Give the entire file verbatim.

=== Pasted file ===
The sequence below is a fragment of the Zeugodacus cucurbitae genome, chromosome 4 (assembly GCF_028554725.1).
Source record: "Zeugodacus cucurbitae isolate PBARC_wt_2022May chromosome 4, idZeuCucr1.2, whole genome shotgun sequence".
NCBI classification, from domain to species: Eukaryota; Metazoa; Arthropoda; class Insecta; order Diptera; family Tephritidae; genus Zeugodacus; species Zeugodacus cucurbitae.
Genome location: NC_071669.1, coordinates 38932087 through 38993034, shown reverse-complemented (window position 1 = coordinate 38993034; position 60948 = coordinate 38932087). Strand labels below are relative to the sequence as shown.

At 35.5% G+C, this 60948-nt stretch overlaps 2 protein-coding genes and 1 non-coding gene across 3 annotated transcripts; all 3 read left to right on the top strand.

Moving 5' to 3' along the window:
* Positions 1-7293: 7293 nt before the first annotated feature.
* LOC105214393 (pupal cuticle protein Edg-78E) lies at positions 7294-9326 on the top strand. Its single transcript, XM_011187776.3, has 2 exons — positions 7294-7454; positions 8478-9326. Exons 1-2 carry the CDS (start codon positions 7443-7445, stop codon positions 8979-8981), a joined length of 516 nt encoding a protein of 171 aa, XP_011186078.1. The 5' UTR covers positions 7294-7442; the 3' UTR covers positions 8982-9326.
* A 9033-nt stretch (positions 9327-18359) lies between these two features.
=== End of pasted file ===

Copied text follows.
The sequence below is a fragment of the Zeugodacus cucurbitae genome, chromosome 4 (assembly GCF_028554725.1).
Source record: "Zeugodacus cucurbitae isolate PBARC_wt_2022May chromosome 4, idZeuCucr1.2, whole genome shotgun sequence".
NCBI classification, from domain to species: Eukaryota; Metazoa; Arthropoda; class Insecta; order Diptera; family Tephritidae; genus Zeugodacus; species Zeugodacus cucurbitae.
Genome location: NC_071669.1, coordinates 38932087 through 38993034, shown reverse-complemented (window position 1 = coordinate 38993034; position 60948 = coordinate 38932087). Strand labels below are relative to the sequence as shown.

At 35.5% G+C, this 60948-nt stretch overlaps 2 protein-coding genes and 1 non-coding gene across 3 annotated transcripts; all 3 read left to right on the top strand.

Moving 5' to 3' along the window:
* Positions 1-7293: 7293 nt before the first annotated feature.
* LOC105214393 (pupal cuticle protein Edg-78E) lies at positions 7294-9326 on the top strand. Its single transcript, XM_011187776.3, has 2 exons — positions 7294-7454; positions 8478-9326. Exons 1-2 carry the CDS (start codon positions 7443-7445, stop codon positions 8979-8981), a joined length of 516 nt encoding a protein of 171 aa, XP_011186078.1. The 5' UTR covers positions 7294-7442; the 3' UTR covers positions 8982-9326.
* A 9033-nt stretch (positions 9327-18359) lies between these two features.